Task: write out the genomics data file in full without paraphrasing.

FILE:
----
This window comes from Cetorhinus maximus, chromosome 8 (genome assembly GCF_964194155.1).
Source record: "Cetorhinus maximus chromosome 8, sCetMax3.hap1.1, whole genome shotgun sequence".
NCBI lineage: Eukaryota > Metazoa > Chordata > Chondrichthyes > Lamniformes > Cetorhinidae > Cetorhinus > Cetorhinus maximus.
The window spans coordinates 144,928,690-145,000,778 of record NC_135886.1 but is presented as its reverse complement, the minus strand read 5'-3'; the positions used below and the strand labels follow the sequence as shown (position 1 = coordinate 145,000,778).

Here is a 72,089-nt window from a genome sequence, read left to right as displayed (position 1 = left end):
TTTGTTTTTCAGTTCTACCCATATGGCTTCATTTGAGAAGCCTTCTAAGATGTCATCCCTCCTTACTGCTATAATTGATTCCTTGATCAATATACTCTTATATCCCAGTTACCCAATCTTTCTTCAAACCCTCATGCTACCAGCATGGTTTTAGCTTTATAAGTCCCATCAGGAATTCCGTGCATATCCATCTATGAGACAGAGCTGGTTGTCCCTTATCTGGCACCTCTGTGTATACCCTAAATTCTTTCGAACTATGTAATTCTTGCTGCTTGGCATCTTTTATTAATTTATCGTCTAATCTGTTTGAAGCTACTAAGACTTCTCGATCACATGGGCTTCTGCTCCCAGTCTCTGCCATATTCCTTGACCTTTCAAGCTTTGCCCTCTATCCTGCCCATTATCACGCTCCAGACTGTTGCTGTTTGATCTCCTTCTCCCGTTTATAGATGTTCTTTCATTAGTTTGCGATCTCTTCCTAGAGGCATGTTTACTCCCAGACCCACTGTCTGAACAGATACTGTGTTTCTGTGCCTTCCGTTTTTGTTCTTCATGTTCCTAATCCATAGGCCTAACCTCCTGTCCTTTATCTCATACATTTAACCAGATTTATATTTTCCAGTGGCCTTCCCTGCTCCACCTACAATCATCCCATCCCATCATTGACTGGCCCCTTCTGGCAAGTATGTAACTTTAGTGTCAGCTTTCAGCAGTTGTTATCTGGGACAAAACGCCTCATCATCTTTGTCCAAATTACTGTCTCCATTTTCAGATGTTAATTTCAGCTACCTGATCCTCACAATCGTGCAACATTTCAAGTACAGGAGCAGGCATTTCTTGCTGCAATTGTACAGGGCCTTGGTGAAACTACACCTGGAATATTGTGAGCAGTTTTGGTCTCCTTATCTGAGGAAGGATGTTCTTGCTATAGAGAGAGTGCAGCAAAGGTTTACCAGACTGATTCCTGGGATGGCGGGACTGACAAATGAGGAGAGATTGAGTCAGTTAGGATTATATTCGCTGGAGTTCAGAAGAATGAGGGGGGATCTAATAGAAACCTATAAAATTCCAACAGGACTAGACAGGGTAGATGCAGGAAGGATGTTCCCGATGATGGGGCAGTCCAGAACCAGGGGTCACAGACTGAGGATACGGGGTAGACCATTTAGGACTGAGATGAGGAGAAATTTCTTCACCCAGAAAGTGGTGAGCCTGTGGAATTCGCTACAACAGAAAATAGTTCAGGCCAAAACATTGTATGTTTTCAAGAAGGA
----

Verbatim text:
This window comes from Cetorhinus maximus, chromosome 8 (genome assembly GCF_964194155.1).
Source record: "Cetorhinus maximus chromosome 8, sCetMax3.hap1.1, whole genome shotgun sequence".
NCBI lineage: Eukaryota > Metazoa > Chordata > Chondrichthyes > Lamniformes > Cetorhinidae > Cetorhinus > Cetorhinus maximus.
The window spans coordinates 144,928,690-145,000,778 of record NC_135886.1 but is presented as its reverse complement, the minus strand read 5'-3'; the positions used below and the strand labels follow the sequence as shown (position 1 = coordinate 145,000,778).

Here is a 72,089-nt window from a genome sequence, read left to right as displayed (position 1 = left end):
TTTGTTTTTCAGTTCTACCCATATGGCTTCATTTGAGAAGCCTTCTAAGATGTCATCCCTCCTTACTGCTATAATTGATTCCTTGATCAATATACTCTTATATCCCAGTTACCCAATCTTTCTTCAAACCCTCATGCTACCAGCATGGTTTTAGCTTTATAAGTCCCATCAGGAATTCCGTGCATATCCATCTATGAGACAGAGCTGGTTGTCCCTTATCTGGCACCTCTGTGTATACCCTAAATTCTTTCGAACTATGTAATTCTTGCTGCTTGGCATCTTTTATTAATTTATCGTCTAATCTGTTTGAAGCTACTAAGACTTCTCGATCACATGGGCTTCTGCTCCCAGTCTCTGCCATATTCCTTGACCTTTCAAGCTTTGCCCTCTATCCTGCCCATTATCACGCTCCAGACTGTTGCTGTTTGATCTCCTTCTCCCGTTTATAGATGTTCTTTCATTAGTTTGCGATCTCTTCCTAGAGGCATGTTTACTCCCAGACCCACTGTCTGAACAGATACTGTGTTTCTGTGCCTTCCGTTTTTGTTCTTCATGTTCCTAATCCATAGGCCTAACCTCCTGTCCTTTATCTCATACATTTAACCAGATTTATATTTTCCAGTGGCCTTCCCTGCTCCACCTACAATCATCCCATCCCATCATTGACTGGCCCCTTCTGGCAAGTATGTAACTTTAGTGTCAGCTTTCAGCAGTTGTTATCTGGGACAAAACGCCTCATCATCTTTGTCCAAATTACTGTCTCCATTTTCAGATGTTAATTTCAGCTACCTGATCCTCACAATCGTGCAACATTTCAAGTACAGGAGCAGGCATTTCTTGCTGCAATTGTACAGGGCCTTGGTGAAACTACACCTGGAATATTGTGAGCAGTTTTGGTCTCCTTATCTGAGGAAGGATGTTCTTGCTATAGAGAGAGTGCAGCAAAGGTTTACCAGACTGATTCCTGGGATGGCGGGACTGACAAATGAGGAGAGATTGAGTCAGTTAGGATTATATTCGCTGGAGTTCAGAAGAATGAGGGGGGATCTAATAGAAACCTATAAAATTCCAACAGGACTAGACAGGGTAGATGCAGGAAGGATGTTCCCGATGATGGGGCAGTCCAGAACCAGGGGTCACAGACTGAGGATACGGGGTAGACCATTTAGGACTGAGATGAGGAGAAATTTCTTCACCCAGAAAGTGGTGAGCCTGTGGAATTCGCTACAACAGAAAATAGTTCAGGCCAAAACATTGTATGTTTTCAAGAAGGA